Big quote: "The research confirms something many internet pundits have long instinctively believed to be true: piracy isn’t driven by law-breakers, it’s driven by people who can’t easily or affordably get the content they want."

Recent studies conducted by Vocus Group NZ (a New Zealand-based telecommunications organization) reveal that media piracy is primarily caused by failures on the content provider side, and not an innate desire to break the law among pirates themselves.

Obviously, free content is free content. As such, there will always be a sizable number of individuals who will choose to access content illegitimately at no cost no matter what media providers do.

However, Vocus claims that offering customers content cheaply and conveniently is a much better way to win over pirates than site blocking or other more heavy-handed measures. This is why services like Netflix, Amazon Prime Video, and Spotify are as popular (and successful) as they are.

"The research confirms something many internet pundits have long instinctively believed to be true: piracy isn’t driven by law-breakers, it’s driven by people who can’t easily or affordably get the content they want," Vocus Group said in a statement.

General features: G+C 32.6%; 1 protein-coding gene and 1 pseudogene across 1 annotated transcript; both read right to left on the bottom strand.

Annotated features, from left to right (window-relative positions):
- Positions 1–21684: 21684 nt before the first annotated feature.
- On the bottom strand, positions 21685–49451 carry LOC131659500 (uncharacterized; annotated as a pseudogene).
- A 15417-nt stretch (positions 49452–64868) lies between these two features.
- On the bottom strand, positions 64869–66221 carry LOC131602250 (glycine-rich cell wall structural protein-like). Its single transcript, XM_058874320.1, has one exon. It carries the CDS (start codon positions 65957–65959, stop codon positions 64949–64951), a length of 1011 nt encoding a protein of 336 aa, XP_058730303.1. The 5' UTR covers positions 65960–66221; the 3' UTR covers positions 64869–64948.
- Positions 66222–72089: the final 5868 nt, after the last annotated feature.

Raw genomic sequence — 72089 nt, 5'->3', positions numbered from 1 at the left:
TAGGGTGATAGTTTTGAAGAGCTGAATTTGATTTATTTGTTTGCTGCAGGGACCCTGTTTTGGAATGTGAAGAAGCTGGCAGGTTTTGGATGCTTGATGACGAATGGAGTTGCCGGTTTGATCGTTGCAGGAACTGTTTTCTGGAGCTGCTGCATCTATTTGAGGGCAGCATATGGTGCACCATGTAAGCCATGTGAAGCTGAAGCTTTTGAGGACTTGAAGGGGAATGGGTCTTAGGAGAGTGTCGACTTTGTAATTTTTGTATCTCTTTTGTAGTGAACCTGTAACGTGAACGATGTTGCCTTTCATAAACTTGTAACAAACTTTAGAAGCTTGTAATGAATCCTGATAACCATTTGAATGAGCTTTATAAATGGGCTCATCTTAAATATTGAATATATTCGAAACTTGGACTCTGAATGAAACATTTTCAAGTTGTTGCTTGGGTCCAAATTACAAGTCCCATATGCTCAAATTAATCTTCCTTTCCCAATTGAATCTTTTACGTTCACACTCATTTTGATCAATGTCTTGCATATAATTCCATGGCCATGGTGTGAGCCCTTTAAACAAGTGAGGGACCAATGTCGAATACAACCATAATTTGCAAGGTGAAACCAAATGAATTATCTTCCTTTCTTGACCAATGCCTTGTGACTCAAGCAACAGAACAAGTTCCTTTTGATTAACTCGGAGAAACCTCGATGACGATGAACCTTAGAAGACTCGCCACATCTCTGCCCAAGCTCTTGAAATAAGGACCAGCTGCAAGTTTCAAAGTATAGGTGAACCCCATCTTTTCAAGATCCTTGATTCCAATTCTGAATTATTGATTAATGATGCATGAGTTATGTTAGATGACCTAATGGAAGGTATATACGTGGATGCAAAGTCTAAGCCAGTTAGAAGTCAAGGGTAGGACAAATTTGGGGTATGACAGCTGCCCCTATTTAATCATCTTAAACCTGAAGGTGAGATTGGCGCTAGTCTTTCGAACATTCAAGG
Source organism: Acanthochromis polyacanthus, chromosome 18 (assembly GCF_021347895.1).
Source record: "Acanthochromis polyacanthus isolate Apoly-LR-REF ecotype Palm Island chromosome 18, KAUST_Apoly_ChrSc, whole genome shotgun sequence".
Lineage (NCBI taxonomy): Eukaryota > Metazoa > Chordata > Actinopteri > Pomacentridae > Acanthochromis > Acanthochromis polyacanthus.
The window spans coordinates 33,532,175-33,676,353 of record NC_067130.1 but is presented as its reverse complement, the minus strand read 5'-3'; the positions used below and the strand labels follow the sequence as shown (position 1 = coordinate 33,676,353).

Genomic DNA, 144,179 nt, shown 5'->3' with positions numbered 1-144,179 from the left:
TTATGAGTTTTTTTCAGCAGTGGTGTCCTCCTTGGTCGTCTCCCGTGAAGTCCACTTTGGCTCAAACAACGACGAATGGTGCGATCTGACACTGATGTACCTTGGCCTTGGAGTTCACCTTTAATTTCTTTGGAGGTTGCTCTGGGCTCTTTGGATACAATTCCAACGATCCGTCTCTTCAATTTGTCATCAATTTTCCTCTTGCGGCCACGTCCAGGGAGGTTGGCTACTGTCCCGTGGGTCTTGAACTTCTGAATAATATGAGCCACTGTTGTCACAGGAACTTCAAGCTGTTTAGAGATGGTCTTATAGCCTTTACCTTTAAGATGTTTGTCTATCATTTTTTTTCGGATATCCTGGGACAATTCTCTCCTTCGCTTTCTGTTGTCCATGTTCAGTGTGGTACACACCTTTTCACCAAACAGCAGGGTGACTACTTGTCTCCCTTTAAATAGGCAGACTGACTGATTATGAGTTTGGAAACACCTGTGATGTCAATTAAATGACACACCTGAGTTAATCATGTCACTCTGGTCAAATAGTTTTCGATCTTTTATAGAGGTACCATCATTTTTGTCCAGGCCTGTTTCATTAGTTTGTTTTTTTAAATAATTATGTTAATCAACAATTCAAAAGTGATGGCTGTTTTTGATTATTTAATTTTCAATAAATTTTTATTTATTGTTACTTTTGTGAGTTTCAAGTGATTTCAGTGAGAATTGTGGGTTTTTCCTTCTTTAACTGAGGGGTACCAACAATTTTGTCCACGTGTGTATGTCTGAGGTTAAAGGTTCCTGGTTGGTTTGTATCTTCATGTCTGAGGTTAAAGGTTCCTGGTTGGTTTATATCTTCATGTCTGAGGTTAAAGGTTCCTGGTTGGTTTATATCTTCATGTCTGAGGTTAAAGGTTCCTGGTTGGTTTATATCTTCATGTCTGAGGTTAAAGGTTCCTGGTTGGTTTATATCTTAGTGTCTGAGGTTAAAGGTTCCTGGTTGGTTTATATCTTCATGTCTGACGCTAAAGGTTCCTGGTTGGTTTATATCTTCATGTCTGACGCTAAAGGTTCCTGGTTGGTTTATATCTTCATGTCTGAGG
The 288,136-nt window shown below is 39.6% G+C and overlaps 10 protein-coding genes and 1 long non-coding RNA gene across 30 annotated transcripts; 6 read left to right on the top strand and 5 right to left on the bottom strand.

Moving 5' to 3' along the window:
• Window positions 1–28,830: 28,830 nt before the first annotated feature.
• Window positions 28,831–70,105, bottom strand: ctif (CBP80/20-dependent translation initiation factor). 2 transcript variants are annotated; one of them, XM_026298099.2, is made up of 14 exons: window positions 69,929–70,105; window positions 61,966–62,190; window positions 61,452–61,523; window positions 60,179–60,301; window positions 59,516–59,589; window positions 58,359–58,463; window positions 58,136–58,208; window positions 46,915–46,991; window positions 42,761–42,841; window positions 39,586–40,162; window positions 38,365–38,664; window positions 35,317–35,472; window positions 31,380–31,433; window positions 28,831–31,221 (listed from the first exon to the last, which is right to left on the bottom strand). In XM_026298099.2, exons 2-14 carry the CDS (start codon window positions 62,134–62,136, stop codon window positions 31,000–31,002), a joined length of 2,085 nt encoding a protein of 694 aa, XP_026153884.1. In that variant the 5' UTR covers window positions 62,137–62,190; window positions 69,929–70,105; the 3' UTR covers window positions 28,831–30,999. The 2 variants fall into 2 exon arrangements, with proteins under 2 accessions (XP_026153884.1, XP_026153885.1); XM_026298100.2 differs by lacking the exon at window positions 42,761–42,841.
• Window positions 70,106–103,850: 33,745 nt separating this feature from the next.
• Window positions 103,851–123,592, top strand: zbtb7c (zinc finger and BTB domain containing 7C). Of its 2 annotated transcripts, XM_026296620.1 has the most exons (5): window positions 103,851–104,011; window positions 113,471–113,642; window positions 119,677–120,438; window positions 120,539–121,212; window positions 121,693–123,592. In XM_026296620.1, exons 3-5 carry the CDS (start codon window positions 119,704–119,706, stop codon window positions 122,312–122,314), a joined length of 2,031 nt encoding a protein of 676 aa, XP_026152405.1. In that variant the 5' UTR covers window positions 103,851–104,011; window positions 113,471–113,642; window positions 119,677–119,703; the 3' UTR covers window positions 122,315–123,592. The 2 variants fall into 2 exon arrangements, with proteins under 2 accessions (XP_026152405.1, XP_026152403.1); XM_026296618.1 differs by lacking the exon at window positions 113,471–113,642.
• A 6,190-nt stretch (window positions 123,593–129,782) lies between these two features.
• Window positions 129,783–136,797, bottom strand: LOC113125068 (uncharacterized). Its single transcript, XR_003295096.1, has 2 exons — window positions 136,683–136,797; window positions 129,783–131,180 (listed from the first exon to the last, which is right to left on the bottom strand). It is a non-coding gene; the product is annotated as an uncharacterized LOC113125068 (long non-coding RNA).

"The research confirms something many internet pundits have long instinctively believed to be true: piracy isn’t driven by law-breakers, it’s driven by people who can’t easily or affordably get the content they want."

The study in question was conducted among "more than a thousand" New Zealand residents from "all walks of life." Researchers found that when content was made available to participants at a "fair price," they were more than willing to pay for it instead of resorting to piracy.

Indeed, according to Vocus, only 3 percent of survey respondents preferred to watch pirated content. By contrast, a whopping 29 percent selected paid streaming services (like Netflix and Spotify) as their preferred content consumption method.

With their findings in mind, Vocus Group feels that piracy as a whole is dying out; at least as it relates to the music and video industries.

Apparently, even study participants that occasionally watch pirated content say they'd be willing to stop if existing streaming services brought costs down or expanded their content libraries.